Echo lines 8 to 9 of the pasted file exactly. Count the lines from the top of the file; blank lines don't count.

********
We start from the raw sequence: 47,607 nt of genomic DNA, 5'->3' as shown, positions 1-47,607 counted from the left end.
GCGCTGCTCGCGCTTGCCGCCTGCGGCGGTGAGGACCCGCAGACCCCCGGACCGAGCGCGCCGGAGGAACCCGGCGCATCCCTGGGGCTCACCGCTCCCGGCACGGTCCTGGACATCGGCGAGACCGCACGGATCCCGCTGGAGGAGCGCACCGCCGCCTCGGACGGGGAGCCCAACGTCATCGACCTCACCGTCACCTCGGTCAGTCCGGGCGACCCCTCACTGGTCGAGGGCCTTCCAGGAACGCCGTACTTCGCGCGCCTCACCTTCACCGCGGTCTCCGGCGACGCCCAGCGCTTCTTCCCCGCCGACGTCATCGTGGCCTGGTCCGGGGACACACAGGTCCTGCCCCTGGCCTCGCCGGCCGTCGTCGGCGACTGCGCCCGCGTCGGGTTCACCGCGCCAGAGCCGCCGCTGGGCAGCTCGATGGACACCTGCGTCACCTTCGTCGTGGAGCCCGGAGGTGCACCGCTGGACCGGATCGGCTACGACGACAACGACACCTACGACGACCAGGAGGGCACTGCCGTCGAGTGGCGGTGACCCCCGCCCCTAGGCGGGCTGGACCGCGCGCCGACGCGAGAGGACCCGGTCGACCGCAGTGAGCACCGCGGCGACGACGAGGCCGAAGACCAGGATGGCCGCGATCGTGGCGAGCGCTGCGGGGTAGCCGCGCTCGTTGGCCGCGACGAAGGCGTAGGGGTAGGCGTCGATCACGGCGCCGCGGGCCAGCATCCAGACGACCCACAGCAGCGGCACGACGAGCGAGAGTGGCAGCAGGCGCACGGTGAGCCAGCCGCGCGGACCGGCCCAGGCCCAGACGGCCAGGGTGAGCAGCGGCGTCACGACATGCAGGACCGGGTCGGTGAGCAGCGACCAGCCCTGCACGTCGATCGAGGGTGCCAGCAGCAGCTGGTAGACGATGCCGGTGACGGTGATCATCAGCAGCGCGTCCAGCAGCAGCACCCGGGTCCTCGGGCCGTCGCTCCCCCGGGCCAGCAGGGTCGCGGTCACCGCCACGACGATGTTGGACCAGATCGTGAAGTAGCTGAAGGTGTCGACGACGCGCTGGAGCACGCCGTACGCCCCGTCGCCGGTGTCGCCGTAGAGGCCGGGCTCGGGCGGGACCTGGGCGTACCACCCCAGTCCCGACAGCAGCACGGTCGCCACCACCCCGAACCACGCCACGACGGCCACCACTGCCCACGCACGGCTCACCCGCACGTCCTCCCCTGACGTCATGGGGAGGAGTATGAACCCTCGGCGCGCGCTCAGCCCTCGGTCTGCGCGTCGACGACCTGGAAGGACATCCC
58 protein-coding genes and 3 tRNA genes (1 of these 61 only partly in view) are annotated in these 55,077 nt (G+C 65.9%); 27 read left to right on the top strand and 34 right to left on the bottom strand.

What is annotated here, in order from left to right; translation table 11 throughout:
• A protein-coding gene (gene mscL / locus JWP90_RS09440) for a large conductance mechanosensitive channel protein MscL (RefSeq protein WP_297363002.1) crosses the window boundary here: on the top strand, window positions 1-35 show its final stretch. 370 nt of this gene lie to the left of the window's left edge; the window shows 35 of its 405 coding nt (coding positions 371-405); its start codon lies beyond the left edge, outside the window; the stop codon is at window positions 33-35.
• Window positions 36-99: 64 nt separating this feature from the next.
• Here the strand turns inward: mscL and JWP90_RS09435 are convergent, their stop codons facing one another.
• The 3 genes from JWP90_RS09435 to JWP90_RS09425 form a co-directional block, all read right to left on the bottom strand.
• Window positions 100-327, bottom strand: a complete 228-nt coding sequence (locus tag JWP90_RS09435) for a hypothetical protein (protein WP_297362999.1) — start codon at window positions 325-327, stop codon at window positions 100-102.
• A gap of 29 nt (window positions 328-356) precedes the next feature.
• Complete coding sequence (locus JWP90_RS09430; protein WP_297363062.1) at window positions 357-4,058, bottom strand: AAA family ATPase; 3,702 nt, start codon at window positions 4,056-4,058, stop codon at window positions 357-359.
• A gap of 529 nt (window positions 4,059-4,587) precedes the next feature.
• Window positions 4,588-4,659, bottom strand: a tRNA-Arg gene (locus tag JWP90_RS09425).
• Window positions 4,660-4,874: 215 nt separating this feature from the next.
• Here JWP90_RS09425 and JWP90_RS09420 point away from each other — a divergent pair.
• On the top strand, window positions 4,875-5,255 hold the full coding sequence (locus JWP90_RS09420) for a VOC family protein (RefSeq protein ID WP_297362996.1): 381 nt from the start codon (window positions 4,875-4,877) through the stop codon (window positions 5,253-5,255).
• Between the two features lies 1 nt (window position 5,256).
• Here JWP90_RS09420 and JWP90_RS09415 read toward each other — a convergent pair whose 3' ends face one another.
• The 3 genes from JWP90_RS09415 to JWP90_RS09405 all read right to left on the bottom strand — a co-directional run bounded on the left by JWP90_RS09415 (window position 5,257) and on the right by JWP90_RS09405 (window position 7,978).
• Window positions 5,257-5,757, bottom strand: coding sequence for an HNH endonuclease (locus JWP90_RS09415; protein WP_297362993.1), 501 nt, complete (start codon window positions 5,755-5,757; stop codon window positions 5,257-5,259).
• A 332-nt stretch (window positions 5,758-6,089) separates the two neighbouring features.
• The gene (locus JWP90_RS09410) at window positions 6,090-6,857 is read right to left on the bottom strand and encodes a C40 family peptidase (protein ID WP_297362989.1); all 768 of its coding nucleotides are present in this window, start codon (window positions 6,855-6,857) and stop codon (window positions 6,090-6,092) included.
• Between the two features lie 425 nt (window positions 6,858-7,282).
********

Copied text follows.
• The 3 genes from JWP90_RS09435 to JWP90_RS09425 form a co-directional block, all read right to left on the bottom strand.
• Window positions 100-327, bottom strand: a complete 228-nt coding sequence (locus tag JWP90_RS09435) for a hypothetical protein (protein WP_297362999.1) — start codon at window positions 325-327, stop codon at window positions 100-102.